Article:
How to Check the Steering on a Used Car

There are few functions involved in driving that are more important than steering. That’s what makes learning how to check the steering on your car so important, and more specifically, how to check the steering, power steering and the handling of your vehicle. 

Checking the actual mechanical condition of your power steering, however, isn’t something that is easy to do. It’s tricky to see after all because of its location in the car, so the easier ways to keep in mind are actually from feeling it instead. Checking power steering fluid levels isn’t always an easy task after all, nor is identifying the type of power steering the car has.

How to Check Steering When Stationary

The first thing to do is learn how to check your power steering while stationary, since checking it on the road may well be dangerous. The car will handle much more differently than you are used to if there’s an issue since power steering is involved in pretty much every car on the road.

The easiest thing to do is to have the car switched off, in neutral with the handbrake on. When you’re ready, turn the wheel until it begins to resist heavily. That shouldn’t be far since you are stationary. When you’re at the point where you’ve stopped, turn on the engine. When you do that, the power steering will activate, and as a result, the wheel should turn very slightly further without you adding any extra force what so ever. That’s what power steering is for, after all.

How to Check Steering While Driving

The next thing to learn how to do is to check the power steering of any vehicle is to test how it works in motion. The test drive is always a great way to determine if there are any issues, that’s why we make them pivotal in all of our pre purchase vehicle inspections.

When you’re on the road, the first thing to do is to simply drive normally, but ideally somewhere quiet and slow. That way, you can get a better feel of how your steering is behaving. If there’s an issue, chances are it’s going to be much heavier to steer than it usually would be. That won’t be difficult to spot.

As well as the wheel simply being heavy when you’re trying to turn, there will be another few symptoms too. Things to look out for in particular are heavy vibrations when you’re steering, juddering or shaking, almost like a flat tyre feeling, and by alternating slight left and right turns to see how responsive the car is since this should feel light even when moving slowly.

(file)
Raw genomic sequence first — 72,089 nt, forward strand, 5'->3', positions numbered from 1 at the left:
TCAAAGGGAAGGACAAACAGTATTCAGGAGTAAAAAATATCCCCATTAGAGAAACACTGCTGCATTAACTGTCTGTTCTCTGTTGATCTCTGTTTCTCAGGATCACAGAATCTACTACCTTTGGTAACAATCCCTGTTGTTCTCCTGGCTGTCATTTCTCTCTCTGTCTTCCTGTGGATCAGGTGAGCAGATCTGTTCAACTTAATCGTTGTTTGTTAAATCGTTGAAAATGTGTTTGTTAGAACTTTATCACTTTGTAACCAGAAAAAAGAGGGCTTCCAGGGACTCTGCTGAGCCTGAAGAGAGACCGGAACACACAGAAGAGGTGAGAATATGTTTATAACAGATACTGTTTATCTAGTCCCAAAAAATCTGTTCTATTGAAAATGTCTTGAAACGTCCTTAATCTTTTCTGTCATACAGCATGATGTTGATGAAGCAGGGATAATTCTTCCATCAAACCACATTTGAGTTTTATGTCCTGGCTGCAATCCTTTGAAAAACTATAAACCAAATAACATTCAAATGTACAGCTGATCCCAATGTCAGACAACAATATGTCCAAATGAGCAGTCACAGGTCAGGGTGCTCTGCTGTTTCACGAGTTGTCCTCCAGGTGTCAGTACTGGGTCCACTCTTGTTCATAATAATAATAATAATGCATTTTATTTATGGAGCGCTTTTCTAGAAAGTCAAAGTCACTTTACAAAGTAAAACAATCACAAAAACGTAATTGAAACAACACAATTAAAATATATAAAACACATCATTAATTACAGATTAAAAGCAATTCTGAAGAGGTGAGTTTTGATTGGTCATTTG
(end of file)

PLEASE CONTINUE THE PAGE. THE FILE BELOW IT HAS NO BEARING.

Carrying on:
How tracking Comes into Play

The only other key to mention if you’re learning how to check your power steering more generally and subtly is to see how your car performs on the road in terms of accuracy. Specifically, checking how your car tracks. If your car tends to veer slightly in either direction, that’s a fairly reliable sign that your steering is off. 

On top of the veering, you can also take a look at your tyres to see if this might be an issue too. Although it sounds ridiculous, over a number of miles, if your steering has been out and your car has been slowly turning to one side in particular, chances are that the tyre on that side is slightly more worn than the tyre on the other side. Although tyre wear comes in all kinds of shapes and sizes, it’s a good thing to remember.

Conclusion

Ultimately, the workings of your steering just like everything else on a vehicle are subject to wear and tear. With so many moving and friction bearing parts, it’s bound to happen as age and mileage rack up. That doesn’t mean that you’re helpless to wait for issues to strike, however. If you already own a car, keeping on top of these symptoms is always the best thing to do before they worsen. 

If you haven’t even bought the vehicle you’re checking yet, it’s the perfect time to develop your skills and try these tests on any car you use. What’s more, if you’re still unsure, there are services out there like CarExamer that will professionally inspect the vehicle for you. For a small price, you can buy a car with confidence knowing we check everything you need to save you money and stress that comes with problematic used cars.